Category: News and politics


Get your hands off me, TSA!

These airport so-called security measures amount to state-sponsored sexual harassment

From http://www.guardian.co.uk

TSA body scanner images 

Your picture here: images from a TSA scanner at Arlington, Virginia. Photograph: Getty Images/Chip Somodevilla

Listen to this: “My freely chosen bedmates and doctors are the only ones allowed to see my naked body or touch my genitalia.” For a sane person in a sane country that’s the ultimate in “no shit, Sherlock” statement. But not where I live.

Not the United States of America. Not since 11 September 2001, when the government reacted to an attack on its citizens by lashing out against the very citizenry it claims to protect. No bureaucracy better embodies that reactionary principle than the Transportation Security Administration (TSA), whose contempt for American citizens has grown so great that they now require we submit to government agents either photographing our, to them, visibly naked bodies or groping us in molestation-style patdowns if we ever want to fly again.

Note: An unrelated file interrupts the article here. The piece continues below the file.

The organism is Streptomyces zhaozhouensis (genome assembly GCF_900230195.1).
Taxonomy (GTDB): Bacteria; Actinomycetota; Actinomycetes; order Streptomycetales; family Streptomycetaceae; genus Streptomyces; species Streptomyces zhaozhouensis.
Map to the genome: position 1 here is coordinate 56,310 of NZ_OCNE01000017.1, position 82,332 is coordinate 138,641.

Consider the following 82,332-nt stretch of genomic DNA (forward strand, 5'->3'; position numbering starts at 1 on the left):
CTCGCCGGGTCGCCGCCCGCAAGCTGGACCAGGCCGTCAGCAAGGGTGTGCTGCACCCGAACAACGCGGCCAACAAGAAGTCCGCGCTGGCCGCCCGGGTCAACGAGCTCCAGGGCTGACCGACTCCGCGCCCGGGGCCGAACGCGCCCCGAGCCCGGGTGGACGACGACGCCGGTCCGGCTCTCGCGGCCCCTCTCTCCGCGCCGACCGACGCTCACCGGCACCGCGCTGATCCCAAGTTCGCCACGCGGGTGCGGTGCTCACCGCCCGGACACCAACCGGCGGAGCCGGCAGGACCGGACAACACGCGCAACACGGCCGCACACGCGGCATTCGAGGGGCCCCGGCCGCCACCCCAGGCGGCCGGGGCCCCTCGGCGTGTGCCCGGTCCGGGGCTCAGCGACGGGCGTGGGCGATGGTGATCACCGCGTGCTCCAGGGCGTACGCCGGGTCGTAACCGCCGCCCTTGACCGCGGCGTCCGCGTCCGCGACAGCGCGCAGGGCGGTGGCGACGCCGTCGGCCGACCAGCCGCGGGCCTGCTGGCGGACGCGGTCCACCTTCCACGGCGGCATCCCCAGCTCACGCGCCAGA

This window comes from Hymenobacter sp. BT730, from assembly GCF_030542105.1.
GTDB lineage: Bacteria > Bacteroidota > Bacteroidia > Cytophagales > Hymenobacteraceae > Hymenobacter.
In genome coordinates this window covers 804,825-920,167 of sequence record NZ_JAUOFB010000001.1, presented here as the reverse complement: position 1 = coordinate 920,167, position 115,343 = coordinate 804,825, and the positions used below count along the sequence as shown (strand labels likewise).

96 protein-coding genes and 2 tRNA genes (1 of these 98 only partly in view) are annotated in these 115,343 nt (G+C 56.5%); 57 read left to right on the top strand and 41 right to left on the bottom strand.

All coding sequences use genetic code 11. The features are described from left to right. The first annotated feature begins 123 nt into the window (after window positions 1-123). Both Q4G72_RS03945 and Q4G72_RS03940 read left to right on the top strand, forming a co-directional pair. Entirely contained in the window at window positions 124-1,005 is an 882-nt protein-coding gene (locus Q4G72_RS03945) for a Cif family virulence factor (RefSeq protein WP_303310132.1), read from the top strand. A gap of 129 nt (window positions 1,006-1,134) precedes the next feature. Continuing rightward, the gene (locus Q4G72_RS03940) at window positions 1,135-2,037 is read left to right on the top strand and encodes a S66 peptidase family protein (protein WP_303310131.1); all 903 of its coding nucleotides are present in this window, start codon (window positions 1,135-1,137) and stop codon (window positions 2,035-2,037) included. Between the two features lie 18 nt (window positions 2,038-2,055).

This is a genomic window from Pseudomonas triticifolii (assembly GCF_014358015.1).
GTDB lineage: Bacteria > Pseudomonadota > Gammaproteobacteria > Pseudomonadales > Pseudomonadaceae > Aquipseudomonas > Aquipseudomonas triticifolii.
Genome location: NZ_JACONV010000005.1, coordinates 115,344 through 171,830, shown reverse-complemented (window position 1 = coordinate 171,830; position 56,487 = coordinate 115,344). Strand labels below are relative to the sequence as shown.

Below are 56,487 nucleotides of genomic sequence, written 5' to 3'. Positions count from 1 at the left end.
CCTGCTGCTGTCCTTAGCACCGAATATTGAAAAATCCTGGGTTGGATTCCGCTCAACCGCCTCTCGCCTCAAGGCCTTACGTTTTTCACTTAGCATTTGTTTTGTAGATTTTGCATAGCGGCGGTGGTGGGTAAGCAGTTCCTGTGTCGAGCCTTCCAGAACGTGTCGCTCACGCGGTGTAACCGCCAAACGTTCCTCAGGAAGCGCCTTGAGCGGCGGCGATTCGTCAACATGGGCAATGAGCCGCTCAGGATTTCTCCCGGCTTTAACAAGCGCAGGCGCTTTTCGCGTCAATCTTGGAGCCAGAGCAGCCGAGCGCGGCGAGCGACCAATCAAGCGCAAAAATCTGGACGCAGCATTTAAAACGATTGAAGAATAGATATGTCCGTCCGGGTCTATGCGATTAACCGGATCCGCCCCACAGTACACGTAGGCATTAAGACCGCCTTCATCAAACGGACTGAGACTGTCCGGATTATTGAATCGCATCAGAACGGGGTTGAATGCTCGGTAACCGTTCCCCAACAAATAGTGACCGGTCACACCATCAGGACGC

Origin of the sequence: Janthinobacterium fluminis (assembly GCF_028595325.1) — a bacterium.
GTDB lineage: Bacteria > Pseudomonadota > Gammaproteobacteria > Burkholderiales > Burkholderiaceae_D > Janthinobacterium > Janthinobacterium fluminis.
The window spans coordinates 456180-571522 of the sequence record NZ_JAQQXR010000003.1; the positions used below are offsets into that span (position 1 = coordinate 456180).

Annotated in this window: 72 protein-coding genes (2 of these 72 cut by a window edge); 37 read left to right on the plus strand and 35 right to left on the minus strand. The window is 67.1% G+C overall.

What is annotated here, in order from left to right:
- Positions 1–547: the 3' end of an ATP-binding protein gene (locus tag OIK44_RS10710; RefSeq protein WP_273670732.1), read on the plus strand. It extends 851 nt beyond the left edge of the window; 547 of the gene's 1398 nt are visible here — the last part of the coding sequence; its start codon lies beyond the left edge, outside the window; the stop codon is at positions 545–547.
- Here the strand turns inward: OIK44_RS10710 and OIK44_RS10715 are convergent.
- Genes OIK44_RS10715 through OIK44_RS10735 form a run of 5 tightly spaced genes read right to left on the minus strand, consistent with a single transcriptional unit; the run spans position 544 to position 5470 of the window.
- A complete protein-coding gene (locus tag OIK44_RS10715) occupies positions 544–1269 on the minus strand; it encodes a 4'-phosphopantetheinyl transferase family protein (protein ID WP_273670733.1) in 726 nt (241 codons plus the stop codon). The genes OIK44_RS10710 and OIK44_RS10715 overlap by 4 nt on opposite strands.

I’m sick of the craven cliches TSA apologists have cited these past nine years:

“They protect us from terrorists.”

No, they impose pointlessly superstitious security theatre, trample Americans’ constitutional rights and make foreigners feel sorry for us. TSA protected nobody with its infamous “bathroom bans” after last year’s Christmas terror attempt; rules like “keep your lap empty and your hands visible at all times” only demonstrated the agency’s willingness to treat ordinary citizens like serial killers in supermax prison.